The general problem around which this Special Issue revolves is that the way in which science is organized into specialties can have negative consequences on the progress of knowledge. Specifically, research priorities in biology and the circumscription of core concepts, both in biology and in the philosophy of biology, are very sensitive to the articulation of the Life Sciences in specialties.
The problems deriving from an inadequately critical attitude towards this issue affect biology as a whole due to the widespread lack of critical attitude, both in defending traditional disciplinary areas and in promoting new, or newly characterized and newly named, areas of research, often with an aggressive strategy.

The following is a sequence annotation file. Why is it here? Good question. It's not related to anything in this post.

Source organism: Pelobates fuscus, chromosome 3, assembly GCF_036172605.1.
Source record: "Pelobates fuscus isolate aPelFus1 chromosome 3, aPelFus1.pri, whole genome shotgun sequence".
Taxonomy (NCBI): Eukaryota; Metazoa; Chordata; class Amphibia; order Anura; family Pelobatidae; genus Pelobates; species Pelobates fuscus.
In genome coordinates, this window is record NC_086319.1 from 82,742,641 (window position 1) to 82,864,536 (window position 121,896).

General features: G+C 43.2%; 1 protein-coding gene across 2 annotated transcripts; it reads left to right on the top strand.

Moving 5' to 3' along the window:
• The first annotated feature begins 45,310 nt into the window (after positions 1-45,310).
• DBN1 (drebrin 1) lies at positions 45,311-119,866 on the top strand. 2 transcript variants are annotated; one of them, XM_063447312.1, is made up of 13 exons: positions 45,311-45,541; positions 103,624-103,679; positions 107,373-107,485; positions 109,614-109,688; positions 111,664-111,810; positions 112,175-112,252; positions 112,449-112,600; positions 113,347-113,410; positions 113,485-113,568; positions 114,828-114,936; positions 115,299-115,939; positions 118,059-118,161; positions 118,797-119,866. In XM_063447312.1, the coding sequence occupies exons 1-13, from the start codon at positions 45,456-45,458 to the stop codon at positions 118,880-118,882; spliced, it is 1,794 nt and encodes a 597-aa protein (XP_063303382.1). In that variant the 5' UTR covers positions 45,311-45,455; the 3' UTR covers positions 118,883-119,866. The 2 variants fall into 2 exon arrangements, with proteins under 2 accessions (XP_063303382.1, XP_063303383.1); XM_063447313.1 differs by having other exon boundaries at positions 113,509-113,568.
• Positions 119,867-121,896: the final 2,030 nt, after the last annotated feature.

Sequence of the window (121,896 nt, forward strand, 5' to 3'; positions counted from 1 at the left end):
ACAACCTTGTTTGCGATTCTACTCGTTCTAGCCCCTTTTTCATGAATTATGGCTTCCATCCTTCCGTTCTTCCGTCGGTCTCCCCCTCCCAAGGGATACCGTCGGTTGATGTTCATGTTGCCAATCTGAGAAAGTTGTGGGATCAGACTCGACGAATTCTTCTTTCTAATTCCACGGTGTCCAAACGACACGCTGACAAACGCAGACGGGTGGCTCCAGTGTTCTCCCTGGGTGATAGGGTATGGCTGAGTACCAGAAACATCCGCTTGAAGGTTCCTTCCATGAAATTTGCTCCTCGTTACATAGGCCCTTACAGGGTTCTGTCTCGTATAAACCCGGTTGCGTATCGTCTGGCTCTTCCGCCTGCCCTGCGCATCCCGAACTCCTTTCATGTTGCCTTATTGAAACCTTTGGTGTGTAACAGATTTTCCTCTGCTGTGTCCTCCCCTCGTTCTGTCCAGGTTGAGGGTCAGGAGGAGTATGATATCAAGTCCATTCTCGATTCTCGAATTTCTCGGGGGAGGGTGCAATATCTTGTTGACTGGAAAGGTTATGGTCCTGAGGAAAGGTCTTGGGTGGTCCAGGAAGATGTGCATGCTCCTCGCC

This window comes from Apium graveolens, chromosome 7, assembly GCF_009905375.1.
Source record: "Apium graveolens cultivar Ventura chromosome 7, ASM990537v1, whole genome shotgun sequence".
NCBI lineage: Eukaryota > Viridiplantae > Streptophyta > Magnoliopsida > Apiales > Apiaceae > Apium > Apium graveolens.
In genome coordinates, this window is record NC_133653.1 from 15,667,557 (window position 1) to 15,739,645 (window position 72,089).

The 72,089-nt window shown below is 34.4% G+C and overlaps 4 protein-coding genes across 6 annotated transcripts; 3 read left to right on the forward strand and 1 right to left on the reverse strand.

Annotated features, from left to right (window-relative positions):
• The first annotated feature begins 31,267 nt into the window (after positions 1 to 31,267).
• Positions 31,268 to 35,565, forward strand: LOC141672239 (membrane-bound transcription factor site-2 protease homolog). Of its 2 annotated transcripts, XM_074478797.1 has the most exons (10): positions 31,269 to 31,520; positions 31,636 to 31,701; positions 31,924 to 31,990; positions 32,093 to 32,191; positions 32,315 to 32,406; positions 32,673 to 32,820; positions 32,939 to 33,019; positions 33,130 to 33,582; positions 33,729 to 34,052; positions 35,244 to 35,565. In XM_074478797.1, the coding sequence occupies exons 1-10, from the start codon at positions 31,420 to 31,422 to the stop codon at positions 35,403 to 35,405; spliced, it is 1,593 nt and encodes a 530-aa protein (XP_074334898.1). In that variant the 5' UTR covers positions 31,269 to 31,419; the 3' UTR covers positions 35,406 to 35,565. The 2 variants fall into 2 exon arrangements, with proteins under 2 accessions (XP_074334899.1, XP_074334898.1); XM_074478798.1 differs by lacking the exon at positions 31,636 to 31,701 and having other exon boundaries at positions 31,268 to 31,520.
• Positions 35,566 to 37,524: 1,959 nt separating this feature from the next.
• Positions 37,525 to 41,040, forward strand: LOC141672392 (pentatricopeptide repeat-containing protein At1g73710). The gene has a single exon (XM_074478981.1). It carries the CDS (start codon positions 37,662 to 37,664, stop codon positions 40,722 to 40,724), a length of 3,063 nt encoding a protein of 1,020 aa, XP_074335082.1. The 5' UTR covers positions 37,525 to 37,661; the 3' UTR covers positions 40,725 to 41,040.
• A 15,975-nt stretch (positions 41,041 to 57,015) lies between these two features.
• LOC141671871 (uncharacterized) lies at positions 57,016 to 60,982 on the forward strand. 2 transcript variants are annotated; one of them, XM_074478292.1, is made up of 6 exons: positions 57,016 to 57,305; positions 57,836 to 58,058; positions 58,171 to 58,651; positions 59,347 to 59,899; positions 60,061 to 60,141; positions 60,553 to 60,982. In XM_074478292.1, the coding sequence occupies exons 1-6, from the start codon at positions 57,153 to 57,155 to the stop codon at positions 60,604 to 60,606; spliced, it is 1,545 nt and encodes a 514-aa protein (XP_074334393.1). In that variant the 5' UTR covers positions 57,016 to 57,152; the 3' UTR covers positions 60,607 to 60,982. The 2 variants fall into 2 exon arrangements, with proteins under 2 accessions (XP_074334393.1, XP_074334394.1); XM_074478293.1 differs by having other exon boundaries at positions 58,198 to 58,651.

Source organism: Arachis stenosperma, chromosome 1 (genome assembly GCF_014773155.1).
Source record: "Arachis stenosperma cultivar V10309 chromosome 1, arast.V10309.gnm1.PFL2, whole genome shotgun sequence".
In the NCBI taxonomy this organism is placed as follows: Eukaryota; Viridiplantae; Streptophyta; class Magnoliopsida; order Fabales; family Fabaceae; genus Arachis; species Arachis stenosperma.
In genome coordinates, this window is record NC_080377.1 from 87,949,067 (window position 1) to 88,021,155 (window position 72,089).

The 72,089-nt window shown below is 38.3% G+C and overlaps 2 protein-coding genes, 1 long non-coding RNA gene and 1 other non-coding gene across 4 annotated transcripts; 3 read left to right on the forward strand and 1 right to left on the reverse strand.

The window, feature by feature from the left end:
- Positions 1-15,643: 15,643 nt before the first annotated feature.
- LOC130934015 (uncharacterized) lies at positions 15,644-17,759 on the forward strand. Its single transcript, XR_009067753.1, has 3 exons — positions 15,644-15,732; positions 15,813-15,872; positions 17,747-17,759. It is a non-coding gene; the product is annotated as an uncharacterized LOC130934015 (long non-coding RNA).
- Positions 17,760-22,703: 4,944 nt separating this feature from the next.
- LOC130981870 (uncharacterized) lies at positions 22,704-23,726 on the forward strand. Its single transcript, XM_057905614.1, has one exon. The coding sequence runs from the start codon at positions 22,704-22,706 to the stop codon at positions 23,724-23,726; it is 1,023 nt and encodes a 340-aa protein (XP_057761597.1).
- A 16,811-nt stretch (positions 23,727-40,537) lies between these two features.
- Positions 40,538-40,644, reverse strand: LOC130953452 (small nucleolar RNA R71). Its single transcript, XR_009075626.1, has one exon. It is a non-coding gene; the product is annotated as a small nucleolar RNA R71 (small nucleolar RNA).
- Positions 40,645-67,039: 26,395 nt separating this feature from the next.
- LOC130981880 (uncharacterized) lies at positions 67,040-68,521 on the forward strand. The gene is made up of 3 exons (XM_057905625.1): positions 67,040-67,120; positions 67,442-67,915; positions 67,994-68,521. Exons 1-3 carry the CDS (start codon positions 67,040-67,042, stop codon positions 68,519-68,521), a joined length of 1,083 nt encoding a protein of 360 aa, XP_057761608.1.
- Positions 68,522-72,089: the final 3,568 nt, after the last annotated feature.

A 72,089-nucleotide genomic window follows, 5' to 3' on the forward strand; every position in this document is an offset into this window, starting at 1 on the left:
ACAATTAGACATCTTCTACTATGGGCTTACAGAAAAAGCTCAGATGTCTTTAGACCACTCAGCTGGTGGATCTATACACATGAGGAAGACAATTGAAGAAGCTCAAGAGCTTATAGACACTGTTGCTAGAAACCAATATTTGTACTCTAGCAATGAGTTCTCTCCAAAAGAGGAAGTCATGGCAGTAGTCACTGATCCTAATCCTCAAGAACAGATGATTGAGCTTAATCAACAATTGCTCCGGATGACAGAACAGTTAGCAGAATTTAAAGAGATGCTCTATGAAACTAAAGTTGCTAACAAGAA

In a well-documented and incisive article entitled ‘Inclusion and Exclusion in the History of Developmental Biology’, Nick Hopwood [1
] demonstrates how the articulation of a science in specialties impinges on decisions on what the important problems are and how these must be addressed. This conditioning has a social dimension, as the division of a science into specialized disciplines very strongly affects the identity of a scientific community, and consequently the strategies of academic affirmation, and the criteria for the allocation of funds and the organization of undergraduate degree programs (see also [2
As soon as we become aware of the issue, action becomes possible. To use Hopwood’s words [1